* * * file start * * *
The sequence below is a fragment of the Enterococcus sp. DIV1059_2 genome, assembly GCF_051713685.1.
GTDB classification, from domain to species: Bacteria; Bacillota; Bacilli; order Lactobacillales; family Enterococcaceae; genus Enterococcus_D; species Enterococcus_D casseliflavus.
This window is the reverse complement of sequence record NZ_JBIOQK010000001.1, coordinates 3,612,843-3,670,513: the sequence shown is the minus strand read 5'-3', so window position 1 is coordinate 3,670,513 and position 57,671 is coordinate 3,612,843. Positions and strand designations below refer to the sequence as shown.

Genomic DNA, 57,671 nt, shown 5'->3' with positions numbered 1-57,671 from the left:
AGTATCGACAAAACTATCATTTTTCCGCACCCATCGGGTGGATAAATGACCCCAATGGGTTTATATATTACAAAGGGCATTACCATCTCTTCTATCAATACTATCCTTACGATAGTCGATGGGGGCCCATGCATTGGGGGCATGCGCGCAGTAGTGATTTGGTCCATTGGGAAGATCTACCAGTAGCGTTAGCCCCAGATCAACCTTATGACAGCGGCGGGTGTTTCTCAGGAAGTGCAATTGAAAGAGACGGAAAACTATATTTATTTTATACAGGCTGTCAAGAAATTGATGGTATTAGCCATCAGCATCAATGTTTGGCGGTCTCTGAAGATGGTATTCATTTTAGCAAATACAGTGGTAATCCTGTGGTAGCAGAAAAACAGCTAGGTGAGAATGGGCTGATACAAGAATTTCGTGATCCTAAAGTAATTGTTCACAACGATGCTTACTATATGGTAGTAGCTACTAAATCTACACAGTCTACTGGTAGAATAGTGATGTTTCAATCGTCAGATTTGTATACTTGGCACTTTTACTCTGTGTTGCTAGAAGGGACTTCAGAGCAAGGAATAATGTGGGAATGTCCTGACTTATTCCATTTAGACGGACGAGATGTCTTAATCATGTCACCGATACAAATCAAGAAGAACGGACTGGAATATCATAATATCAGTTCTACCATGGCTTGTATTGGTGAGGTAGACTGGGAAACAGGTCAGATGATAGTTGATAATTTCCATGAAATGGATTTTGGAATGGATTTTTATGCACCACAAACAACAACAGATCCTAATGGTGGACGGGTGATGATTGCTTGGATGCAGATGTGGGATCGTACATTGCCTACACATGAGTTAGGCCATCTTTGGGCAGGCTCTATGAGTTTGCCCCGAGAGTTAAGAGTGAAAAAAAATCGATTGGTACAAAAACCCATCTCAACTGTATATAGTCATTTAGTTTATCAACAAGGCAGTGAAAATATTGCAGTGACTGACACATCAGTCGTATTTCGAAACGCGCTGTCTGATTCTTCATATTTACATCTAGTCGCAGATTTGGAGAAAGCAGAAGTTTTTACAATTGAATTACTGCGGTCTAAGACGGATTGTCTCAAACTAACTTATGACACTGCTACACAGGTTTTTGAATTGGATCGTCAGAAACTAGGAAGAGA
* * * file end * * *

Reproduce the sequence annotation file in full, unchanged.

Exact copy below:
The sequence below is a fragment of the Enterococcus sp. DIV1059_2 genome, assembly GCF_051713685.1.
GTDB classification, from domain to species: Bacteria; Bacillota; Bacilli; order Lactobacillales; family Enterococcaceae; genus Enterococcus_D; species Enterococcus_D casseliflavus.
This window is the reverse complement of sequence record NZ_JBIOQK010000001.1, coordinates 3,612,843-3,670,513: the sequence shown is the minus strand read 5'-3', so window position 1 is coordinate 3,670,513 and position 57,671 is coordinate 3,612,843. Positions and strand designations below refer to the sequence as shown.

Genomic DNA, 57,671 nt, shown 5'->3' with positions numbered 1-57,671 from the left:
AGTATCGACAAAACTATCATTTTTCCGCACCCATCGGGTGGATAAATGACCCCAATGGGTTTATATATTACAAAGGGCATTACCATCTCTTCTATCAATACTATCCTTACGATAGTCGATGGGGGCCCATGCATTGGGGGCATGCGCGCAGTAGTGATTTGGTCCATTGGGAAGATCTACCAGTAGCGTTAGCCCCAGATCAACCTTATGACAGCGGCGGGTGTTTCTCAGGAAGTGCAATTGAAAGAGACGGAAAACTATATTTATTTTATACAGGCTGTCAAGAAATTGATGGTATTAGCCATCAGCATCAATGTTTGGCGGTCTCTGAAGATGGTATTCATTTTAGCAAATACAGTGGTAATCCTGTGGTAGCAGAAAAACAGCTAGGTGAGAATGGGCTGATACAAGAATTTCGTGATCCTAAAGTAATTGTTCACAACGATGCTTACTATATGGTAGTAGCTACTAAATCTACACAGTCTACTGGTAGAATAGTGATGTTTCAATCGTCAGATTTGTATACTTGGCACTTTTACTCTGTGTTGCTAGAAGGGACTTCAGAGCAAGGAATAATGTGGGAATGTCCTGACTTATTCCATTTAGACGGACGAGATGTCTTAATCATGTCACCGATACAAATCAAGAAGAACGGACTGGAATATCATAATATCAGTTCTACCATGGCTTGTATTGGTGAGGTAGACTGGGAAACAGGTCAGATGATAGTTGATAATTTCCATGAAATGGATTTTGGAATGGATTTTTATGCACCACAAACAACAACAGATCCTAATGGTGGACGGGTGATGATTGCTTGGATGCAGATGTGGGATCGTACATTGCCTACACATGAGTTAGGCCATCTTTGGGCAGGCTCTATGAGTTTGCCCCGAGAGTTAAGAGTGAAAAAAAATCGATTGGTACAAAAACCCATCTCAACTGTATATAGTCATTTAGTTTATCAACAAGGCAGTGAAAATATTGCAGTGACTGACACATCAGTCGTATTTCGAAACGCGCTGTCTGATTCTTCATATTTACATCTAGTCGCAGATTTGGAGAAAGCAGAAGTTTTTACAATTGAATTACTGCGGTCTAAGACGGATTGTCTCAAACTAACTTATGACACTGCTACACAGGTTTTTGAATTGGATCGTCAGAAACTAGGAAGAGA